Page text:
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Sunday, November 29, 2009

Monday Challenge Project Summary: November 30, 2009

Previous $500 Challenge Project Balances:

"The Three Sisters":

Investing Account Balance: $747.59
Stock / Futures Trading Balance: $1,571.21
Savings Balance: $175.03
Total Challenge Project Funds: $2,493.83

I told you the Challenge Project wasn't really dead. :) The original video explanation of the Challenge Project that began with $500, is to be found here.

Rule No. 2 of the Challenge Project states that each month, we can divvy up $100.00 as we wish between the various challenge project accounts. Some time ago I stated that I may split up Rule No. 2, into weekly segments; or, $25.00 a week.

For this week, there is no weekly deposit, as this is the fifth monday of the month. We have already used rule no. two to it's full extent this month.

So let's summarize the Challenge Project here at the end of November.

Last week, I stated that there was still a lot of work to do with the "Investing Sister", of the Challenge Project. In addition, I also 'snuck' in a little comment, and mentioned something called ... VaR, or Value at Risk, and I stated that the VaR was 'till exceedingly high'. So what am I talking about? Well, let's try to break this down very simply.

Well, when traders or investors review my money management playlist, a question that I am often asked when they get to the video on "risk analysis"?

"Dan, do you mean you only risk 2% with all of your trades and investments combined? Or 2% per investment?"

I always tell them that I mean 2% per trade or per investment. In other words, if I'm looking at going long Sugar, and Long Cocoa? Then there is a 2% risk per trade for the long in Sugar, and a 2% risk for the long in Cocoa.

It's not very often that I have two trades on at the same time. I am a directional trader to some extent, and I stay pretty focused on my trades. I mean, when it comes to multiple trades? It happens. Occasionally. However, the "investing sister"? That has multiple investments by it's very nature.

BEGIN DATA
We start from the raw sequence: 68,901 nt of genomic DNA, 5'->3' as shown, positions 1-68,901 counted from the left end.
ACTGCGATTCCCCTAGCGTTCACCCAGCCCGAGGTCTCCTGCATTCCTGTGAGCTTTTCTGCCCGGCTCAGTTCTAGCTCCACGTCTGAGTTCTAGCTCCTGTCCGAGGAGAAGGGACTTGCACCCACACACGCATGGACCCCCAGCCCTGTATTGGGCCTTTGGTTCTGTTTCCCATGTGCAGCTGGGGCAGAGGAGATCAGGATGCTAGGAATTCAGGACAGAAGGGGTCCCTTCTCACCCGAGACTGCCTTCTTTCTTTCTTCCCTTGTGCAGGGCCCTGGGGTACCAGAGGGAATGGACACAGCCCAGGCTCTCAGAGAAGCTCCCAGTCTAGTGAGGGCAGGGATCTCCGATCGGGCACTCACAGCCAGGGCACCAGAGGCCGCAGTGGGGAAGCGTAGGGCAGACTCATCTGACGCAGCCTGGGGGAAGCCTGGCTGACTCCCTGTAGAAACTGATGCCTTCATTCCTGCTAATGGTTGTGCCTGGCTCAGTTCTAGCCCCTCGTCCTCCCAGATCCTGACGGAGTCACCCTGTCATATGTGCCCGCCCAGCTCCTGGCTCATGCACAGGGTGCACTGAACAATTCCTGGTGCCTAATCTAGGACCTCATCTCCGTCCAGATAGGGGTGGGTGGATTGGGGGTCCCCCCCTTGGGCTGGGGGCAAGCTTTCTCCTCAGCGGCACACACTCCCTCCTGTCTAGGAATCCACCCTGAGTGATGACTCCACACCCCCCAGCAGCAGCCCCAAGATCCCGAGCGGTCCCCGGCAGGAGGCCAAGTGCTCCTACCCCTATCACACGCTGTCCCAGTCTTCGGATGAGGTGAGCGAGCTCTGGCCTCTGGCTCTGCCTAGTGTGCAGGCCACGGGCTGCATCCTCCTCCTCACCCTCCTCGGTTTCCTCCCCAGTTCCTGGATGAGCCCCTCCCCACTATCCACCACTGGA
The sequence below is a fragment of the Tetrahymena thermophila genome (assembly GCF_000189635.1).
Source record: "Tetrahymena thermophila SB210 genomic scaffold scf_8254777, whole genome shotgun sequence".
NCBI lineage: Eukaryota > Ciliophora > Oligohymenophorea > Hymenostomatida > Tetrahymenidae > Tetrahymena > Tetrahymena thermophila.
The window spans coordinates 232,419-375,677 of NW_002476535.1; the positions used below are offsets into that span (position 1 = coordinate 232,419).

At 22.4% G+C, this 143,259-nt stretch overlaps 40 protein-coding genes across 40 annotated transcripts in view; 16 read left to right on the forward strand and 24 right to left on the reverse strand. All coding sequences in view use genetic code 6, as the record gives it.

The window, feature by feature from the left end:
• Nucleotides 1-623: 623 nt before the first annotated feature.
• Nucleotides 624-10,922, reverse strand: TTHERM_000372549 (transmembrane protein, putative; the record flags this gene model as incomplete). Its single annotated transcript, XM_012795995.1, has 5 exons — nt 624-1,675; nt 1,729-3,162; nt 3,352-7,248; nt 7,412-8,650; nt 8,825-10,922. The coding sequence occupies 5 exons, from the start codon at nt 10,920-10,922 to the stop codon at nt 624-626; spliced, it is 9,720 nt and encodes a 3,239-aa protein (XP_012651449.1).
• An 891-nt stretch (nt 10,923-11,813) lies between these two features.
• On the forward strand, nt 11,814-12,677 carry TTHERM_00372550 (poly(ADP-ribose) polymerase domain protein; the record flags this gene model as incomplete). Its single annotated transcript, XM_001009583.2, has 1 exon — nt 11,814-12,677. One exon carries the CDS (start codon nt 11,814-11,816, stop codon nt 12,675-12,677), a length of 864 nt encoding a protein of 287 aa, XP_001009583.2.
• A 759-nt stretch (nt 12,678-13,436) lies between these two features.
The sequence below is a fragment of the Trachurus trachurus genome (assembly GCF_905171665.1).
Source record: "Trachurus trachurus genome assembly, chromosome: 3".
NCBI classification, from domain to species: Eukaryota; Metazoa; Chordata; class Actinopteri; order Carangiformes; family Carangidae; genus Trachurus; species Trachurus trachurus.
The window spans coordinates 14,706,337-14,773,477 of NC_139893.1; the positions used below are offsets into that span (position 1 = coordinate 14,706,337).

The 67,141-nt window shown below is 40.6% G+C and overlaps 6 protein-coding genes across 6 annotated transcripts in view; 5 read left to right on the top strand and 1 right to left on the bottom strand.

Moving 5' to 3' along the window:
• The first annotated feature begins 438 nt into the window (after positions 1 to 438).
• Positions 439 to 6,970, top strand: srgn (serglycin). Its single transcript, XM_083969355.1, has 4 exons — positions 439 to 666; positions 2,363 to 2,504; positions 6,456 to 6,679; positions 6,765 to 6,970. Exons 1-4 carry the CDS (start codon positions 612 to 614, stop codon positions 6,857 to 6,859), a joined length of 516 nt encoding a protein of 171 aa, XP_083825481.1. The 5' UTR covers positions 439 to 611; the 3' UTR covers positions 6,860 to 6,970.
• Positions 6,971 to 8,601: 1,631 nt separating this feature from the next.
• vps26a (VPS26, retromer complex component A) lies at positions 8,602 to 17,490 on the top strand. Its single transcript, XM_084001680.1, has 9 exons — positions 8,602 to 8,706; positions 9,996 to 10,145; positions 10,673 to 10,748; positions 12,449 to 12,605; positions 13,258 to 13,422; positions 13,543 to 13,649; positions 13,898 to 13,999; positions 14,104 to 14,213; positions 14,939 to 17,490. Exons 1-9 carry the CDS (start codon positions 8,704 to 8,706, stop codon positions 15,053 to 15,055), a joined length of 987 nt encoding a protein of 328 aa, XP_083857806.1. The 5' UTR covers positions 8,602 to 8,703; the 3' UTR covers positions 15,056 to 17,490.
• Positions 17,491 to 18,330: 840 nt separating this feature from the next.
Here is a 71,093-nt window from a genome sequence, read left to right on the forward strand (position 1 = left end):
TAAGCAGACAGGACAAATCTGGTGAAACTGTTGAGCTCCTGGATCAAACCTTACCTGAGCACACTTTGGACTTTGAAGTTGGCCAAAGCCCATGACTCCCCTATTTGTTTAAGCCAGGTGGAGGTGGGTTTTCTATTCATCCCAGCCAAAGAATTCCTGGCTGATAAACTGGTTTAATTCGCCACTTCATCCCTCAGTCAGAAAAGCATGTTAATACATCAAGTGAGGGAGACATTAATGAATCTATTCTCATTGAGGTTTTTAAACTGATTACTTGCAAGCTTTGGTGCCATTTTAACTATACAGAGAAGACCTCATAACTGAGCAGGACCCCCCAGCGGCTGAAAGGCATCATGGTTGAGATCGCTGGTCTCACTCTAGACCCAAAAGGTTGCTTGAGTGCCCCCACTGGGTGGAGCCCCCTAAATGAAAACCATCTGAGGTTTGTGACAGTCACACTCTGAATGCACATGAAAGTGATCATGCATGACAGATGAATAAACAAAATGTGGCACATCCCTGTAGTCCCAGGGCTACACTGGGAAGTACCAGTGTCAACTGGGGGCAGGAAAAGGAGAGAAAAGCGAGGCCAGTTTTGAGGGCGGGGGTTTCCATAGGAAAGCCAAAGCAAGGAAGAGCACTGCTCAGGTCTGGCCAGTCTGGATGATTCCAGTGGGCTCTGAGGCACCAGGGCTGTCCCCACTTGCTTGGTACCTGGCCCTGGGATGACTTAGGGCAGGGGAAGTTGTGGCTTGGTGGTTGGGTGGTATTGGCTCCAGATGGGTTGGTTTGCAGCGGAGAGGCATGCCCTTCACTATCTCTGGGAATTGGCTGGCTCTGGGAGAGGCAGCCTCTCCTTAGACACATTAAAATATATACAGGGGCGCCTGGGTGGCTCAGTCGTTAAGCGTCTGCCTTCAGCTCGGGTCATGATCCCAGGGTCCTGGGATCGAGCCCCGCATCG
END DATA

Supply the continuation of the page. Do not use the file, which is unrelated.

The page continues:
Put very simply, the Value at Risk measures the total risk of an account, at any one time. It depends on the investing environment, as to how you want your VaR allocated. When times are good? It's not unusual to have a very high VaR. I remember two or three years ago, hearing financial advisers repeat the refain: "You never want to be majority cash. Only have about 8% cash available".

Funny how you don't hear that any longer eh?

This is why I made the statement last week ...

"So cash deposits will continue with the Investing account for some time, even after we have covered the reserve needed for future Dollar Cost Averaging ..."

Because I decided very early in this recession that for my own investing, that it would be good to be majority cash, even in the investing account, or about 90% cash, leaving only about 10% of assets VaR. At the current time, we have some cash in the "Investing Sister", and in essence, we also have our reserve for Dollar Cost Averaging our positions. Thus my comment "We still have a lot of work to do for the "investing sister"

And at the same time, moving forward? We will continue our contributions towards the trading account, and the interest bearing account.

Remember, the DRIP Dividend ReInvestment Plan for McDonalds is OFF

Here are the new balances for each of the Challenge Project, after this weeks deposit ...

Challenge Project Balances After Rule No. 2 Deposit:

Investing Account Balance: $743.30
(YTD cash and equity up about 53.2% Return is about 2.78%)
  • 4.1377 shares of KO (DRIP on)
  • 3.0546 shares of JNJ (DRIP on)
  • 2 shares of MCD (DRIP if now OFF)
  • Cash: $187.41
-$60.00 of this cash I reserve to D.C.A. KO
-$60.00 of this cash I reserve to D.C.A. JNJ
-$80.00 of this cash I reserve to D.C.A. MCD
-This leaves a -$12.59 shortfall for D.C.A. cash
  • Additional $43.00 available from slush fund
Investing Account Balance Since Inception
(Can be Enlarged):


Stock / Futures Trading Balance: $1,571.21
(YTD cash equity up about 55.0%. Return on Capital is about 2%)
  • 3% risk tolerance gives us $47.13 to risk per trade
  • Additional $43.00 available from slush fund
Trading Account Balance Since Inception:
(Can Be Enlarged)


Savings Balance:
$175.30
(YTD cash equity up about 42.5%. Return on Capital is recently about 0.40%)
  • $43.00 for a Slush fund / Drawdown Kill Switch fund
  • $89.30 for a Base Savings
  • $43.00 for Emergency Savings
Savings Account Balance Since Inception:
(Can Be Enlarged)

We'll be back to the Challenge Project, with a continuation of rule no. two, next Monday.

* * *

Note: This is not an investment or trading recommendation. The losses in trading can be very real, and depending on the investment vehicle, can exceed your initial investment. I am not a licensed trading or investment adviser, or financial planner. But I do have over 13 years of experience in trading and investing in these markets. The Challenge accounts are run for the education of other traders who should make their own decisions based off their own research, and tolerance for risk.

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